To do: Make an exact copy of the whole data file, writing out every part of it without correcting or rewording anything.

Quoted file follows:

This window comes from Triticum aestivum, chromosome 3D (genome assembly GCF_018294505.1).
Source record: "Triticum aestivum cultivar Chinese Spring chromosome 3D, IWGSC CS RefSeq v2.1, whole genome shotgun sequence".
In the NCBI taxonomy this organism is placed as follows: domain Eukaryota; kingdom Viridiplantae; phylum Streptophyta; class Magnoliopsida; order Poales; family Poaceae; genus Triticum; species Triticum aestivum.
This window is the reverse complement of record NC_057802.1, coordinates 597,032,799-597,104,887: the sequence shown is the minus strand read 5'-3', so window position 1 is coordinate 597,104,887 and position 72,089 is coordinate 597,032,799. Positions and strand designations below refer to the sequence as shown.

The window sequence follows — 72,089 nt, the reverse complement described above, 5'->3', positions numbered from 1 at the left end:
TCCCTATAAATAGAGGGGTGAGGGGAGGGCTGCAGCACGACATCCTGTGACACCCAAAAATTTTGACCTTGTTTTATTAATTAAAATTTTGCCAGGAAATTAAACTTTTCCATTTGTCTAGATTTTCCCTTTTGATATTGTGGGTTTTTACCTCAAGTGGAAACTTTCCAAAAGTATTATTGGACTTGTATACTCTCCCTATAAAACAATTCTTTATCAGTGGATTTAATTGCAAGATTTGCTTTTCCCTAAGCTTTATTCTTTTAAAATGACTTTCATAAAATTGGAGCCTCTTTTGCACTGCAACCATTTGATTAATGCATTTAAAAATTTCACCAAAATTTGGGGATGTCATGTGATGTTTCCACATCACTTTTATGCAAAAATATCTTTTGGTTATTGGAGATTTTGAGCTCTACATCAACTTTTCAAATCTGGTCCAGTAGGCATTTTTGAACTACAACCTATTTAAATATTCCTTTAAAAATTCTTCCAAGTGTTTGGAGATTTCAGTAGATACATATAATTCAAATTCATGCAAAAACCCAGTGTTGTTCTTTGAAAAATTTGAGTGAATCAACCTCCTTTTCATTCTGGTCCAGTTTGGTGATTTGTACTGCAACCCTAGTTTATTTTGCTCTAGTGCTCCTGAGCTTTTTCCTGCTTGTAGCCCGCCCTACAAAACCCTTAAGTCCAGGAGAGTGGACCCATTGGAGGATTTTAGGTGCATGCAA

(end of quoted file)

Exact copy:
This window comes from Triticum aestivum, chromosome 3D (genome assembly GCF_018294505.1).
Source record: "Triticum aestivum cultivar Chinese Spring chromosome 3D, IWGSC CS RefSeq v2.1, whole genome shotgun sequence".
In the NCBI taxonomy this organism is placed as follows: domain Eukaryota; kingdom Viridiplantae; phylum Streptophyta; class Magnoliopsida; order Poales; family Poaceae; genus Triticum; species Triticum aestivum.
This window is the reverse complement of record NC_057802.1, coordinates 597,032,799-597,104,887: the sequence shown is the minus strand read 5'-3', so window position 1 is coordinate 597,104,887 and position 72,089 is coordinate 597,032,799. Positions and strand designations below refer to the sequence as shown.

The window sequence follows — 72,089 nt, the reverse complement described above, 5'->3', positions numbered from 1 at the left end:
TCCCTATAAATAGAGGGGTGAGGGGAGGGCTGCAGCACGACATCCTGTGACACCCAAAAATTTTGACCTTGTTTTATTAATTAAAATTTTGCCAGGAAATTAAACTTTTCCATTTGTCTAGATTTTCCCTTTTGATATTGTGGGTTTTTACCTCAAGTGGAAACTTTCCAAAAGTATTATTGGACTTGTATACTCTCCCTATAAAACAATTCTTTATCAGTGGATTTAATTGCAAGATTTGCTTTTCCCTAAGCTTTATTCTTTTAAAATGACTTTCATAAAATTGGAGCCTCTTTTGCACTGCAACCATTTGATTAATGCATTTAAAAATTTCACCAAAATTTGGGGATGTCATGTGATGTTTCCACATCACTTTTATGCAAAAATATCTTTTGGTTATTGGAGATTTTGAGCTCTACATCAACTTTTCAAATCTGGTCCAGTAGGCATTTTTGAACTACAACCTATTTAAATATTCCTTTAAAAATTCTTCCAAGTGTTTGGAGATTTCAGTAGATACATATAATTCAAATTCATGCAAAAACCCAGTGTTGTTCTTTGAAAAATTTGAGTGAATCAACCTCCTTTTCATTCTGGTCCAGTTTGGTGATTTGTACTGCAACCCTAGTTTATTTTGCTCTAGTGCTCCTGAGCTTTTTCCTGCTTGTAGCCCGCCCTACAAAACCCTTAAGTCCAGGAGAGTGGACCCATTGGAGGATTTTAGGTGCATGCAA